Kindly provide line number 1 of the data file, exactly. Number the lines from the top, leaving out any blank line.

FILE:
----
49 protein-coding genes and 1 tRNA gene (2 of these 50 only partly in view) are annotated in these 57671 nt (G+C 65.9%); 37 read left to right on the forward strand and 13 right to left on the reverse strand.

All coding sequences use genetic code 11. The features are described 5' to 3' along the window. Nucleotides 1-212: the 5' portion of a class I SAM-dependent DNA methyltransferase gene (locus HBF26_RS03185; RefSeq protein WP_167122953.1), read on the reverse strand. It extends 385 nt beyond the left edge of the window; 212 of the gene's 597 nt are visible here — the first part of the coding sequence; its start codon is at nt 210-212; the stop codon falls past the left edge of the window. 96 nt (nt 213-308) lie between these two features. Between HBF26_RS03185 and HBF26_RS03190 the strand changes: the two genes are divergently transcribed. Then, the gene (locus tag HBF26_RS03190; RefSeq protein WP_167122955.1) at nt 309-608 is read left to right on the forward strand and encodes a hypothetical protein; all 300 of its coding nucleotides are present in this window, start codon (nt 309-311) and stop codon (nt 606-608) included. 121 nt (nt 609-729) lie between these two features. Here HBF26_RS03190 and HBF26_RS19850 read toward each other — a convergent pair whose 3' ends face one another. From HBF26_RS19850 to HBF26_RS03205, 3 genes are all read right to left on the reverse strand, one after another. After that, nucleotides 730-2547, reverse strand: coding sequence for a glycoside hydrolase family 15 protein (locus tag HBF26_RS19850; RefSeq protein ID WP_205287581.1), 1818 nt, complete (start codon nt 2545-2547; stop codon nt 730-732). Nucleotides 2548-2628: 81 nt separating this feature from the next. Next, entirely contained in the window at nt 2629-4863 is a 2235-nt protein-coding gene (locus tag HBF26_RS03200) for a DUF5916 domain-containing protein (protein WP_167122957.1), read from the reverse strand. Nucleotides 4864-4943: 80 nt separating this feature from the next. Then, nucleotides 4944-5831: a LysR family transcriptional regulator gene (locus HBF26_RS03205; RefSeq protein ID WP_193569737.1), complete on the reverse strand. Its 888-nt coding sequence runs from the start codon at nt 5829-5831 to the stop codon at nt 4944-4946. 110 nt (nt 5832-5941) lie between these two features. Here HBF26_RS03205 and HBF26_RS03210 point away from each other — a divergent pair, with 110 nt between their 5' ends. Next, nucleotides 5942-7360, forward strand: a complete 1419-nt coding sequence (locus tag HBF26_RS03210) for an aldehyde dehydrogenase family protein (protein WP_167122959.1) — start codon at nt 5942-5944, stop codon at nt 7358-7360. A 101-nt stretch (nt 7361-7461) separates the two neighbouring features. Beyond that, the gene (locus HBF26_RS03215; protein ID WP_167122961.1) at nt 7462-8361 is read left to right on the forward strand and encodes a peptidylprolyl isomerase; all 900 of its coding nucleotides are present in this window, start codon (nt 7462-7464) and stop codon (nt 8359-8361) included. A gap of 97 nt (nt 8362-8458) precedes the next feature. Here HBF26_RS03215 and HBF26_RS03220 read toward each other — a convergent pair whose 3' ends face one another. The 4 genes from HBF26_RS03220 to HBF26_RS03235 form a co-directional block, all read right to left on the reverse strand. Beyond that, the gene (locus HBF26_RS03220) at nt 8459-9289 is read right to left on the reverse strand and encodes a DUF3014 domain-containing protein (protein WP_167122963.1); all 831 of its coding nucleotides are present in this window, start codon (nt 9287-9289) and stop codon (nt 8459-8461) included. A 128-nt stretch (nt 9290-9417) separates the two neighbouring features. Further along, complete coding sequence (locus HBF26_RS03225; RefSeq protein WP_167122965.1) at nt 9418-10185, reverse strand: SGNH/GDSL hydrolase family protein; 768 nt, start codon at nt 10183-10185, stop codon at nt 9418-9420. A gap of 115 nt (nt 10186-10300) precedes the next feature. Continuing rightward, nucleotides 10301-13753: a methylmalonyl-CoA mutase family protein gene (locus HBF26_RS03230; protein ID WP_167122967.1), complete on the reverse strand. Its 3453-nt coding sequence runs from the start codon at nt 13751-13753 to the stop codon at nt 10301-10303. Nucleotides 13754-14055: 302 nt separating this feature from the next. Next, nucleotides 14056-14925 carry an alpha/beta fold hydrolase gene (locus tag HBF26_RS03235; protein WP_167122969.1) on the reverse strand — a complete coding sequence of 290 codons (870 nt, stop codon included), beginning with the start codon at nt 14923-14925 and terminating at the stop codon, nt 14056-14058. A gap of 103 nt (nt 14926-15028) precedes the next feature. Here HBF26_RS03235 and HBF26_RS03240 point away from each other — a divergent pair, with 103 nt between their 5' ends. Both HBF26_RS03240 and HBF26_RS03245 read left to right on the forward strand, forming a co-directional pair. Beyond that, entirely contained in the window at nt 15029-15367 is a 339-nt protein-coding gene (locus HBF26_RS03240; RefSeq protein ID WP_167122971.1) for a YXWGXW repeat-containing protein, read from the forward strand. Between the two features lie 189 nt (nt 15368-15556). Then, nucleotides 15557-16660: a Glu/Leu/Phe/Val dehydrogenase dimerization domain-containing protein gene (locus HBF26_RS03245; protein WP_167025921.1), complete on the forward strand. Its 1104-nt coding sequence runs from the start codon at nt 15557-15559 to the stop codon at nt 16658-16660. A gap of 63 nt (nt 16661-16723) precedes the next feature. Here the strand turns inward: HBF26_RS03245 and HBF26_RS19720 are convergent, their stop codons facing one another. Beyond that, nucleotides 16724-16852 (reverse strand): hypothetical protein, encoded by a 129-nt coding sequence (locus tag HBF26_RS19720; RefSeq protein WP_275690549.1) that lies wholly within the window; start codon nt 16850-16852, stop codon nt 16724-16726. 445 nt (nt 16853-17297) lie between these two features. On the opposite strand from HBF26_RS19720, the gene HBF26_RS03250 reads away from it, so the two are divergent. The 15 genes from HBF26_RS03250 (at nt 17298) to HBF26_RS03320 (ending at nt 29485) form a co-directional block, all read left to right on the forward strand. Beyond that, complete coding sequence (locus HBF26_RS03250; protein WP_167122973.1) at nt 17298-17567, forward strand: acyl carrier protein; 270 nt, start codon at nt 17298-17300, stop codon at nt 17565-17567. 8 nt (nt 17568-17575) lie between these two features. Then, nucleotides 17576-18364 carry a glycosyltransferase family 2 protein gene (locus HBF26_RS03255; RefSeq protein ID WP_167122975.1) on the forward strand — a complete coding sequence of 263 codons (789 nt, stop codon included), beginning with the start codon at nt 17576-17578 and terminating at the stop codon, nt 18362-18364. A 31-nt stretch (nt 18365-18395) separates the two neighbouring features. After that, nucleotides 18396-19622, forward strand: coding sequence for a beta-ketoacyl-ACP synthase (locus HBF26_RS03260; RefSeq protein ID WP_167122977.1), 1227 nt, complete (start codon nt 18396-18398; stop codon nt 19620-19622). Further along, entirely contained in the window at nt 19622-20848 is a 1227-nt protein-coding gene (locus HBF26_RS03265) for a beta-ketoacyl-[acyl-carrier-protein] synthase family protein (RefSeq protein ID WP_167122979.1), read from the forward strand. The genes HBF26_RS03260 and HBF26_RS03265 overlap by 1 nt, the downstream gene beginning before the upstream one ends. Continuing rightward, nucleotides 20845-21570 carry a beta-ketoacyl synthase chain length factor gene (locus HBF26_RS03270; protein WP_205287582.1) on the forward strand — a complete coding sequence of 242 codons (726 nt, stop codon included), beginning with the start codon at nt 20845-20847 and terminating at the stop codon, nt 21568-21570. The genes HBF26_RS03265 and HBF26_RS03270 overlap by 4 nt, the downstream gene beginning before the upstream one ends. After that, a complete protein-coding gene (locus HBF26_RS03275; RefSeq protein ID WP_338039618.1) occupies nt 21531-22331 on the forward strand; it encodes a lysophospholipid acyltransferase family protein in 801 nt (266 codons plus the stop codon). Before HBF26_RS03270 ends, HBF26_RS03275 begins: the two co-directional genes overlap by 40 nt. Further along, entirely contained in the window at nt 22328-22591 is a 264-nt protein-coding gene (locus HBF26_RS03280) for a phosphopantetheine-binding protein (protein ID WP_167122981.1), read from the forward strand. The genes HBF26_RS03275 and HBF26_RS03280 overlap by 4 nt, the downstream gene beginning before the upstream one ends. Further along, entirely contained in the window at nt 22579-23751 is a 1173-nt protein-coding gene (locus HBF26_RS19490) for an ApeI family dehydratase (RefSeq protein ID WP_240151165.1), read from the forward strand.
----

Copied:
49 protein-coding genes and 1 tRNA gene (2 of these 50 only partly in view) are annotated in these 57671 nt (G+C 65.9%); 37 read left to right on the forward strand and 13 right to left on the reverse strand.